Some of these differences may be attributable to the extra skin-to-skin contact that the breastfed babies got. But in a follow-up study, the researchers confirmed that breastfeeding was more soothing than skin-to-skin contact alone (Gray et al 2000; Gray et al 2002). And the authors noted that babies who were held without being fed tended to get frustrated, and required much more time to settle down (Gray et al 2002).
So what might happen to a baby who finds that her signals for quick comfort are routinely ignored?
While I’ve found no studies that bear directly on this question, responsive care has been linked with development of better stress regulation skills — even among highly irritable, “at risk” babies.
Moreover, a variety of studies suggest that sensitive, responsive parenting contributes to secure attachment relationships and better child outcomes.
And there is intriguing research regarding cognitive development.
In what is perhaps the largest study yet to investigate the effects of an infant feeding schedule, Maria Iacovou and Almudena Sevilla (2013) tracked the development of more than 10,000 British children — breastfed and bottle-fed alike — from birth to age 14.
There were no experimental manipulations. The researchers merely noted whether babies had been fed on schedule or “on demand”, and then followed their cognitive and academic progress. And the results? They favored feeding “on demand”.
At every age, kids who’d been subjected to an infant feeding schedule performed more poorly on standardized tests. Moreover, their IQs were, on average, 4.5 points lower.
Correlation doesn’t prove causation, of course, and this is just one study. It needs to be replicated.
But it’s interesting to note that the study’s results remained much the same even after researchers controlled for a variety of potential confounds, like parents’ education levels, economic factors, health, breastfeeding, maternal smoking, and the children’s exposure to negative discipline tactics.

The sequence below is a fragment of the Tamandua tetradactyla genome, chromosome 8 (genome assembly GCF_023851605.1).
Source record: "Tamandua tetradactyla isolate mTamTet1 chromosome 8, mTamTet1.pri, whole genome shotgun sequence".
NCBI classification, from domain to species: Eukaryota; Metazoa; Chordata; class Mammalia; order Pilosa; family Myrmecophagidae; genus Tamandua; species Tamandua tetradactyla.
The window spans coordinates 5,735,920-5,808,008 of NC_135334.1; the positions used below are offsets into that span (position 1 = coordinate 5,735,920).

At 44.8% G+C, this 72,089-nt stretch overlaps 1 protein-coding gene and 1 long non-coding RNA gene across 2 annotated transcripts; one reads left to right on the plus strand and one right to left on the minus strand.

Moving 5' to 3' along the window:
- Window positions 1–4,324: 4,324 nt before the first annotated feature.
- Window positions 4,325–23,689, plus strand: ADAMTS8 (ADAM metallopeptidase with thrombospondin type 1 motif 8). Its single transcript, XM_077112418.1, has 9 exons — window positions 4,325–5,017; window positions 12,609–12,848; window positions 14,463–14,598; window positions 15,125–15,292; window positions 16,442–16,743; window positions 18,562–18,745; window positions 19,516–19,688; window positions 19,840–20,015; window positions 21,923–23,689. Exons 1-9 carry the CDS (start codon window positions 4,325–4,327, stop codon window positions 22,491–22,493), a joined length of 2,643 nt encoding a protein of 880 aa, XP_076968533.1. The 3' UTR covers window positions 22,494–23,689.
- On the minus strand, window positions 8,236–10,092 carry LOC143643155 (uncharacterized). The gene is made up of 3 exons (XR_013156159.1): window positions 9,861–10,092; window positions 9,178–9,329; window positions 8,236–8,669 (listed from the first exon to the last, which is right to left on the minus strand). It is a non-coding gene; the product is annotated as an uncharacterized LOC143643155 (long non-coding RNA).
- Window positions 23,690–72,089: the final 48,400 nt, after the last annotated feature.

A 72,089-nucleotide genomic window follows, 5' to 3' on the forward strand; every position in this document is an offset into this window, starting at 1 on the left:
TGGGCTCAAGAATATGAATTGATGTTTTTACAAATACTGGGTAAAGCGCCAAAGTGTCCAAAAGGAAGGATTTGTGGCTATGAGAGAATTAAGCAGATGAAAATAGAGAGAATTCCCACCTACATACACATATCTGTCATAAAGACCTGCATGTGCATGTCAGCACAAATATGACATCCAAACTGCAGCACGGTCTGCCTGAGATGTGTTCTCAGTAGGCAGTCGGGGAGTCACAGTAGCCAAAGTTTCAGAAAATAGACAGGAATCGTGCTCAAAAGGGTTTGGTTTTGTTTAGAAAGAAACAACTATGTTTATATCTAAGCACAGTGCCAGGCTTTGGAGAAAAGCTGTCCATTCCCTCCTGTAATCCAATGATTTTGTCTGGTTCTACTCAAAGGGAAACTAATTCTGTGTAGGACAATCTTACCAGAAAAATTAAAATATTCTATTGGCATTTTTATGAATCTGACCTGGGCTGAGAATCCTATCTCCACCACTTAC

There wasn’t any obvious reason for the difference between groups. Just the distinction between feeding on cue and following an infant feeding schedule.
Summing up: What do we really know?
As with most science, we still have a lot left to learn.
We don’t yet understand all the determinants of breast milk quality, or why the composition of breast milk changes over time.
We don’t yet understand all the causes of increased obesity risk in formula-fed and bottle-fed infants.
And it isn’t yet clear how much impact an infant feeding schedule might have over the long-term. In particular, we need more research on the possible effects an infant feeding schedule might have on stress regulation and cognitive development.
Meanwhile, what we do know is that human beings exhibit the characteristics of continual feeders, and it’s a sure bet that relatively frequent, “on demand” feedings have been the historic and evolutionary norm for our species.
It’s also clear that breast milk can vary substantially in fat composition and caloric density, so that babies will benefit from being able to schedule the timing of their own feeds.
And all babies — whether they consume breast milk or formula — experience fluctuations in their needs for fluids and energy. When we are responsive to their cues of hunger and thirst, we’re more likely to meet these needs.
How can you tell if a newborn is hungry? Find answers to this and other questions in my article, “The newborn infant feeding schedule: A review of the evidence against regimented feedings.”
In addition, you can read more about this topic in “Breastfeeding on demand: A cross-cultural perspective.” And for more information about the composition of breast milk, read this Parenting Science article.
Wondering if you can time your baby’s meals to optimize sleep at night? Check out my article, “Dream feeding: An evidence-based guide to helping babies sleep longer.”
What about solid foods? When and how should you introduce your baby to solids? This Parenting Science article will guide you through the process, and answer interesting questions about infant behavior, adding spices to foods, and more.
And are some other Parenting Science articles that might interest you:
- Baby sleep patterns for the science-minded
- The newborn senses: What can babies feel, see, hear, smell, and taste
- Stress in babies: How to keep babies calm, happy, and healthy
- Motor milestones: How do babies develop during the first two years?
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Note: Portions of this article, “Jettisoning the infant feeding schedule: Why babies are better off feeding on cue,” are taken from an earlier Parenting Science article, “The infant feeding schedule: Why babies benefit from feeding on demand.” The material here has been updated and substantially revised.
For more references pertaining to the infant feeding schedule, see my article on breastfeeding on demand.
Image credits for “The best infant feeding schedule”
image of infant breastfeeding by istock / Jomkwan
Content of “The best infant feeding schedule” last modified 5/2021